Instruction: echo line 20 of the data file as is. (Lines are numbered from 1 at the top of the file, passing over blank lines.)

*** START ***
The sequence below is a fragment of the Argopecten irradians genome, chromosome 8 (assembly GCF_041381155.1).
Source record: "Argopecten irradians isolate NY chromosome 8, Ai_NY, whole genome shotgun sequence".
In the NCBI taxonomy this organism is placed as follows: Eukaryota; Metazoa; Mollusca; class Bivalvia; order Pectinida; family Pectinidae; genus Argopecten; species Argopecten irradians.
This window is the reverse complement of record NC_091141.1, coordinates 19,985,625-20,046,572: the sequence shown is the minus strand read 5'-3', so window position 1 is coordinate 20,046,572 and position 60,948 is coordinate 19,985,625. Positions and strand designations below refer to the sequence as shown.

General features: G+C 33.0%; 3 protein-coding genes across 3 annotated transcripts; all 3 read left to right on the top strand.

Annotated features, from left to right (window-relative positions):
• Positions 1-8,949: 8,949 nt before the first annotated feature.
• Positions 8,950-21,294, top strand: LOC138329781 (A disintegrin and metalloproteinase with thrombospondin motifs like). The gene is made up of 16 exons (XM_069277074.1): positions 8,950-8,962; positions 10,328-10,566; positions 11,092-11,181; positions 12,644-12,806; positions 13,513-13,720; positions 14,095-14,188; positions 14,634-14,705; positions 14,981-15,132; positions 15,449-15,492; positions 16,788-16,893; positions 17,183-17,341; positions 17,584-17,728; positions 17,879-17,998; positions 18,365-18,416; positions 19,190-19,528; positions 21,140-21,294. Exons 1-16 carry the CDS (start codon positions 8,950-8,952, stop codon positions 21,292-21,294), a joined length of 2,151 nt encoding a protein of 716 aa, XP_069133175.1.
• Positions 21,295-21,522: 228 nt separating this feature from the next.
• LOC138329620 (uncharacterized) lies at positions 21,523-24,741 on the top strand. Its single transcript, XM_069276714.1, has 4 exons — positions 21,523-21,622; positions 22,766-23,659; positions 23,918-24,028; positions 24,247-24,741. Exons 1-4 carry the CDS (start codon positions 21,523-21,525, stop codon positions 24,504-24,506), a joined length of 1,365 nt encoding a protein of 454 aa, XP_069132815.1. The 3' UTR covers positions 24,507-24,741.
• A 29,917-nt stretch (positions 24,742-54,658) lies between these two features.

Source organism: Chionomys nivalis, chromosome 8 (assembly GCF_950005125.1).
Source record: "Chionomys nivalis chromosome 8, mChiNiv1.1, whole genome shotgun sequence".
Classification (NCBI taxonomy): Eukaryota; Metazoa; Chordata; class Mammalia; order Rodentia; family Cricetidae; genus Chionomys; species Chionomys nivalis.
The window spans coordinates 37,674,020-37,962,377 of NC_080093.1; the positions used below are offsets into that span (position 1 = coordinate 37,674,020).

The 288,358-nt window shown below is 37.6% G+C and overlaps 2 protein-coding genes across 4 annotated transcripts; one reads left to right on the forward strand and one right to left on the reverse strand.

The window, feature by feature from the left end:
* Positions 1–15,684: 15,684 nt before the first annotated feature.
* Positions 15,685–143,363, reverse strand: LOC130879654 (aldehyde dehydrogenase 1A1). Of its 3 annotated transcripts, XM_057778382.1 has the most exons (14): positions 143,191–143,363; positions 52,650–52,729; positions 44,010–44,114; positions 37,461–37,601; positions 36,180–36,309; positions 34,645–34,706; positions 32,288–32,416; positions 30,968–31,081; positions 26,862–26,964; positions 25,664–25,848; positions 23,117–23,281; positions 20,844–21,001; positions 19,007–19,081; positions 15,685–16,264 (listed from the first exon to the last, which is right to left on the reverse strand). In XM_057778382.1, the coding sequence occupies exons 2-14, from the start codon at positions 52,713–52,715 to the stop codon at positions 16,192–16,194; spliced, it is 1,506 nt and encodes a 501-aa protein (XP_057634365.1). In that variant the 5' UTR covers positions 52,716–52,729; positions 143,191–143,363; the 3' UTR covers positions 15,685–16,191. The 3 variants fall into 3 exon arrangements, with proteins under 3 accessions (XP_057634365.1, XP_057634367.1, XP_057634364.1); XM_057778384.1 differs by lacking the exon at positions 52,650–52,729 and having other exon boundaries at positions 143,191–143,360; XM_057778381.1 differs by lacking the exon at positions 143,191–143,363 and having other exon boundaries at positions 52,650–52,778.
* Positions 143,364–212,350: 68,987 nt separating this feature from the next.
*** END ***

* Positions 143,364–212,350: 68,987 nt separating this feature from the next.